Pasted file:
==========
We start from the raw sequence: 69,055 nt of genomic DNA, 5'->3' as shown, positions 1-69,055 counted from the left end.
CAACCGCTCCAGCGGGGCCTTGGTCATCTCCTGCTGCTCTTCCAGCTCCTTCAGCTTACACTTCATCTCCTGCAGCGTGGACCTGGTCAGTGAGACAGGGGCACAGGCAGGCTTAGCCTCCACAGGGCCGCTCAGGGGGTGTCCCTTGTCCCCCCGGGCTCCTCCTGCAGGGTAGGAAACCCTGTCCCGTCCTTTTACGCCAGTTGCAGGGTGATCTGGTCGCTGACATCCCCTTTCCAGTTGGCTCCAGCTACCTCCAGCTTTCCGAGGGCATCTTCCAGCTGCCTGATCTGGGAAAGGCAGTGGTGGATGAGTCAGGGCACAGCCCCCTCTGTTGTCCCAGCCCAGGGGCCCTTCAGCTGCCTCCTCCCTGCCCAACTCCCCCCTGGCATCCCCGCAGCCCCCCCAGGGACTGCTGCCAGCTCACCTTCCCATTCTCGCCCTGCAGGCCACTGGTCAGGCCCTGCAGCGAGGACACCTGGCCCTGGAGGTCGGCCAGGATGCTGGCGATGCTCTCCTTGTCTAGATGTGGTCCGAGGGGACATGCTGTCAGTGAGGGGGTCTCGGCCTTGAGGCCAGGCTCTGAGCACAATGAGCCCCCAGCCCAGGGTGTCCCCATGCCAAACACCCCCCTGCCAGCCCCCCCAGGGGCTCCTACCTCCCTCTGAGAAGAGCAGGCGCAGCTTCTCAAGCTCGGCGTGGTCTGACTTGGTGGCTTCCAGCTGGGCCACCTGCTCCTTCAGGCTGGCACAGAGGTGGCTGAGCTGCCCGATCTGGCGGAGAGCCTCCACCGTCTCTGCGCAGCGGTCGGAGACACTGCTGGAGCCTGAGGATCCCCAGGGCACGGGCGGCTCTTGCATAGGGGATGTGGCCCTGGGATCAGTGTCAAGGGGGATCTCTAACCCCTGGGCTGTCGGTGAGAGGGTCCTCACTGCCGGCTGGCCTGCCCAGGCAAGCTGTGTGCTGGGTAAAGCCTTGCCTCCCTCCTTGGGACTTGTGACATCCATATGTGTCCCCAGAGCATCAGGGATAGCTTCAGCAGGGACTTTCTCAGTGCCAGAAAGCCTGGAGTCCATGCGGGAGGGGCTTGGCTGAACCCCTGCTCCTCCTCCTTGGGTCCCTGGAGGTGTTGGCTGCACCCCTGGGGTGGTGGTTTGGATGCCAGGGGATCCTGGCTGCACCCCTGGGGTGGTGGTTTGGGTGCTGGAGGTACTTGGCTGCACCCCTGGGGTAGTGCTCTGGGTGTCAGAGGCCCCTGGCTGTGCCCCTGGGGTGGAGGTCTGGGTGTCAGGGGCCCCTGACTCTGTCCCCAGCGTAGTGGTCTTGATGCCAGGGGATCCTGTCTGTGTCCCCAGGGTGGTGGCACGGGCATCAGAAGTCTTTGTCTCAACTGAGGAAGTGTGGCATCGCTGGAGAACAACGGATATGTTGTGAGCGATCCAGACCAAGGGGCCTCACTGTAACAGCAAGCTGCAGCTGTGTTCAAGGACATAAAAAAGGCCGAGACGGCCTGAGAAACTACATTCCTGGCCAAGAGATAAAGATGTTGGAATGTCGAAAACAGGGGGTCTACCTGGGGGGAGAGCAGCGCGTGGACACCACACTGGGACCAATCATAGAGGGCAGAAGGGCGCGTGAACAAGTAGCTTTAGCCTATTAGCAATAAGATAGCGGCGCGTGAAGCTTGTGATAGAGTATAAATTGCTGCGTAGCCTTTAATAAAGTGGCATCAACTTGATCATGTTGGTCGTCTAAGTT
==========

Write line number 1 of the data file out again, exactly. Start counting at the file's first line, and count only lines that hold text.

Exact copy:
We start from the raw sequence: 69,055 nt of genomic DNA, 5'->3' as shown, positions 1-69,055 counted from the left end.